not half so well made now as they were when you were younger. By biting them you may indeed make

your lips blush deeper sweets," but you cannot bid them display the desiderated outline. Such vain endeavours, like the formal mumbling of prayers," are but useless formalities and lip-labour." Yours are, in fact, (be it spoken in a whisper,) what a friend of mine denominates sixpenny lips, from their tenuity, and maintains them to be indicative of deceit. He, how ever, is a physiognomist, which I am not, or at least only to a very modified extent. All those muscles which are flexible and liable to be called into action by the passions may, I conceive, permanently assume some portion of the form into which they are most frequently thrown, and thus betray to us the predominant feelings of the mind; but as no emotions can influence the collocation of our features, or the fixed constituents of our frame, I have no faith in their indications. As to the craniologists and others who maintain that we are made angels and devils, not by wings at our shoulders or tails at our backs, but by the primitive bosses upon our skulls, I recommend them a voyage to one of the South Sea islands, where they will find the usual diversity of individual character, although all the infants' heads are put into a frame at the birth, and compelled to grow up in the shape of a sugar-loaf. Not that Spurzheim would be embarrassed by this circumstance. He would only pronounce from their mitre-like configuration that they had the organ of Episcopativeness.

Nay, Miss, I have not been so absorbed in this lit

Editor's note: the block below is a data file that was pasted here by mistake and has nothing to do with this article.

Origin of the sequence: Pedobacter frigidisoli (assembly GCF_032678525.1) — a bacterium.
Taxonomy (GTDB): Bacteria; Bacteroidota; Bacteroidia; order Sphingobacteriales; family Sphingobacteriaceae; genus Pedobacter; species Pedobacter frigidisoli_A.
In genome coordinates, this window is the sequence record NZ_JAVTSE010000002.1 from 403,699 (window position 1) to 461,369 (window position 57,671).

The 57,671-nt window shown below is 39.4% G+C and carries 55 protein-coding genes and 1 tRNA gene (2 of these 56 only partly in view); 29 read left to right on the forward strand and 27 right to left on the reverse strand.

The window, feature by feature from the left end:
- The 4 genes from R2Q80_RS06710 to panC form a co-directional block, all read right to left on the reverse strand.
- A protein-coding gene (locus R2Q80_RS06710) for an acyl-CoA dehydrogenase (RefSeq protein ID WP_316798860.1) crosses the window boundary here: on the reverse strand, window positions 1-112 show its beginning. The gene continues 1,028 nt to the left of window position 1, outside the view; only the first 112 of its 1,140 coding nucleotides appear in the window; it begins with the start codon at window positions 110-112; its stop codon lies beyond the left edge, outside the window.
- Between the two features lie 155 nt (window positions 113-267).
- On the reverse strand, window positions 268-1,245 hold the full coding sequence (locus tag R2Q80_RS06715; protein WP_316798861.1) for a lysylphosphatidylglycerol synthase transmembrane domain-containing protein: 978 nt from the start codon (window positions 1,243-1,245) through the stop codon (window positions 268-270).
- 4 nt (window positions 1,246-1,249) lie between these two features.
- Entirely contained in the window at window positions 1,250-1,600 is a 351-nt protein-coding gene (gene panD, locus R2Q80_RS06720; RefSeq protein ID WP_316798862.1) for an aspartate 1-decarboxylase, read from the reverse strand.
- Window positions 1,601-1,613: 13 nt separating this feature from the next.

tle digression, but that I have observed you endeavouring to complete the classical contour of your mouth by the aid of lip-salve, as if bees-wax and rouge could supply what the plastic and delicate hand of Nature has failed to impress. Cupid has not stamped his bow upon your mouth, yet I swear by those lips, (I wish you would take a hint from one of our LITTLE though by no means one of our minor poets, and call upon me to kiss the book,) that they are beautifully ripe and ruddy,

"Like to a double cherry, seeming parted,
And yet an union in partition."

They are such as Cornelius Gallus loved;

"Flammea dilexi, modicumque tumentia labra,
Quæ mihi gustanti basia plena darent:"

and if any one should object that an Egyptian præfect was a bad judge of beauty, you may safely maintain that the elegies which bear his name were in fact composed by monks of the middle age, whose competency to decide upon such a subject will hardly be disputed. Those lips are full and round, but beware of their being tempted into a froward expression, for, if